How Long Will Saudi Arabia Stay in the Oil Driver’s Seat?

US oil prices that reached a record high of $41.85 a barrel on the NYMEX, before beginning to slide on May 24, fuelled fears of a slowdown in world economic growth. They led to immediate pressure on OPEC nations to boost production and stop the upward spiral that began in December 2003, when oil prices passed the $30 per barrel barrier.


DEBKA-Net-Weekly‘s energy experts assert that the spike at the gas pumps cannot be explained away by the failure to end terrorist attacks in Iraq or Saudi Arabia – incidents that so far have had little impact on Saudi oil exports or Iraq’s ability to sustain capacity. Neither is the price rise caused, as some opponents of Washington’s energy policy contend, by the addition of 120,000 barrels per day to the US strategic oil reserve.


In November 2001, President George W. Bush announced a decision to expand US strategic petroleum reserves (SPR) from 544 million barrels to 700 million barrels by 2005. Therefore, the gradual topping up of US storage tanks over the past three years should not have created a world oil shortage justifying prices leaping over $40 million per barrel.


It would seem the current high prices are part of a more calculated move linked to world oil market fundamentals.


According to international and oil industry forecasts, world oil demand will accelerate sharply over the next two decades to 78 million-92 million barrels per day. At the same time, forecasters expect oil exports will not pass the 68 million bpd mark. This adds up to a 24 million bpd shortfall over the next 20 years (Such forecasts almost never take into account future oil field development, but they do point to the likelihood of a shortfall in 2025 nonetheless).


The US energy department began warning of this shortfall in the late 1990s, touching off an international effort to develop oil fields in the Caspian Sea, Russia and West Africa. Oil field development in the Middle East remained stagnant – except in Iran, which has been trying for years to expand its ability to sustain capacity while bypassing US restrictions. Saudi Arabia, sitting atop a quarter of the world’s proven oil reserves, says it can reach a sustained capacity of 10.5 million bpd and has rejected calls to step up production, arguing it maintains spare capacity of more than two million bpd.


Iraq’s June forecast – 2.7 bpd


Under Saddam Hussein and an international sanctions regime, Iraq was denied of resources over the past decade for developing new oil fields. Its existing fields and installations were hit hard by the sanctions. The Americans began rebuilding Iraqi oil fields and export capability after the March 2003 invasion, and the process has moved ahead rapidly over the past year. Forecasters now see Iraqi oil production reaching 2.4 million bpd to 2.7 million bpd by the end of June compared with 1.33 million bpd in 2003. At this stage, the United States is focusing only on existing oil fields, which can produce at least four million bpd to five million bpd, and is not developing new ones.


Developing new oil fields in Iraq, Saudi Arabia and Iran would call for a massive injection of capital. But investors have been wary: the potential for instability in the region is high, either as a result of political restrictions such as sanctions on Iran or Saudi Arabia’s refusal to allow foreign companies to develop new oil fields.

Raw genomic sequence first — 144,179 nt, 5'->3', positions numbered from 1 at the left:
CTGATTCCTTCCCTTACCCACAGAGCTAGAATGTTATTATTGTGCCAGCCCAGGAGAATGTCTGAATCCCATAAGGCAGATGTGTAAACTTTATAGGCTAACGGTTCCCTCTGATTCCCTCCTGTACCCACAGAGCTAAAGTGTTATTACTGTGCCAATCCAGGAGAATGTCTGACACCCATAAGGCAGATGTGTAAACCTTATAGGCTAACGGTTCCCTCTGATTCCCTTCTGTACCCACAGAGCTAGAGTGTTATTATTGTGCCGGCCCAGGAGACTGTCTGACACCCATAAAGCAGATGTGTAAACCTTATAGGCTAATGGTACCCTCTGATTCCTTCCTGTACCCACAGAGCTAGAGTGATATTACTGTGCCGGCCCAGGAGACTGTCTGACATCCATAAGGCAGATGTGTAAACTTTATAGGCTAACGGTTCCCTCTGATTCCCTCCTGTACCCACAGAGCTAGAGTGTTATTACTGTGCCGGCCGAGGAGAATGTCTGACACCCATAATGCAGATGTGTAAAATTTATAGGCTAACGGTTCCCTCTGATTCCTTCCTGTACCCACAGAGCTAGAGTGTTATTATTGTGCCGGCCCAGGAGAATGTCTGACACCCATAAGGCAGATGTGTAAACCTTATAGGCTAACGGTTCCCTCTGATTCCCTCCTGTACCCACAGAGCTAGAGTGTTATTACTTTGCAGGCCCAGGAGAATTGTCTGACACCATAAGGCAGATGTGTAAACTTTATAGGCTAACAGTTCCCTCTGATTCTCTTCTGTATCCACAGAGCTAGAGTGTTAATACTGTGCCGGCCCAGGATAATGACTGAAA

In light of Riyadh’s policy, Saudi oil minister Ali Naimi‘s May 24 remarks on oil prices were particularly interesting. He said a $30 to $34 per barrel price for crude in New York reflected the costs of oil field investment and maintenance.


The comments suggested that Riyadh believes the $22 to $28 price range set by OPEC four years ago was no longer realistic. It was not known whether other member states, such as Iran, Nigeria and Venezuela, which want prices pushed above that range, are prepared to make do with the $30 to $34 price proposed by Naimi.


Following Naimi’s remarks and a Saudi promise to raise production in a bid to lower prices, it is likely oil prices in New York will shortly stabilize, probably within a month, to around $30 to $34 a barrel. That would be good news for Bush in a presidential election year.


Naimi’s linkage between the price of oil and the costs of maintaining existing oil fields and developing new ones was particularly interesting. Assuming Saudi rulers sanctioned his remarks, it appears likely the kingdom is finally thinking seriously about developing new fields, either on its own or with the help of international oil companies, as a way to deal with the expected world oil shortfall over the next two decades.


It appears the constant warnings of a shortfall led to a calculated Saudi move – coordinated with the Bush administration – to raise oil prices in order to make the development of new fields economically feasible. The only hitch was that prices soared beyond the planned range of $30 to $34 per barrel in New York. In response, the Saudis plan to increase their oil exports to between 600,000 bpd and 1.5 million-2 million bpd to bring prices down to the level sought by the Bush administration.

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